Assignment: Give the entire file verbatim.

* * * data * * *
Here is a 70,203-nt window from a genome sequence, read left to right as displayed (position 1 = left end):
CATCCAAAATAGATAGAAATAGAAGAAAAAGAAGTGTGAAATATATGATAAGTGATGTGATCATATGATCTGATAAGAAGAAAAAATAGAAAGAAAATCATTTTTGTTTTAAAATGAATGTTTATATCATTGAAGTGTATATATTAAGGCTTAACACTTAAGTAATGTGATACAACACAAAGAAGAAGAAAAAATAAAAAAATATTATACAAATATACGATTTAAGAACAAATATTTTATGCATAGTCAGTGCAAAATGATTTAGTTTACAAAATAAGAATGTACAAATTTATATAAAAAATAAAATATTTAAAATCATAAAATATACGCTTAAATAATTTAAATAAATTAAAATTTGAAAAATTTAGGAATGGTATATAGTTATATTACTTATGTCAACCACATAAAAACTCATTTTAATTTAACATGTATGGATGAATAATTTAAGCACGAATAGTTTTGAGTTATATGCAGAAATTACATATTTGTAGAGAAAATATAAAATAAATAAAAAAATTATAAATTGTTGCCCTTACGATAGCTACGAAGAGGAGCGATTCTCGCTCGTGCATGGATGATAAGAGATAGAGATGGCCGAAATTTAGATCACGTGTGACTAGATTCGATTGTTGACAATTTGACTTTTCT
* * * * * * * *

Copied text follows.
Here is a 70,203-nt window from a genome sequence, read left to right as displayed (position 1 = left end):
CATCCAAAATAGATAGAAATAGAAGAAAAAGAAGTGTGAAATATATGATAAGTGATGTGATCATATGATCTGATAAGAAGAAAAAATAGAAAGAAAATCATTTTTGTTTTAAAATGAATGTTTATATCATTGAAGTGTATATATTAAGGCTTAACACTTAAGTAATGTGATACAACACAAAGAAGAAGAAAAAATAAAAAAATATTATACAAATATACGATTTAAGAACAAATATTTTATGCATAGTCAGTGCAAAATGATTTAGTTTACAAAATAAGAATGTACAAATTTATATAAAAAATAAAATATTTAAAATCATAAAATATACGCTTAAATAATTTAAATAAATTAAAATTTGAAAAATTTAGGAATGGTATATAGTTATATTACTTATGTCAACCACATAAAAACTCATTTTAATTTAACATGTATGGATGAATAATTTAAGCACGAATAGTTTTGAGTTATATGCAGAAATTACATATTTGTAGAGAAAATATAAAATAAATAAAAAAATTATAAATTGTTGCCCTTACGATAGCTACGAAGAGGAGCGATTCTCGCTCGTGCATGGATGATAAGAGATAGAGATGGCCGAAATTTAGATCACGTGTGACTAGATTCGATTGTTGACAATTTGACTTTTCT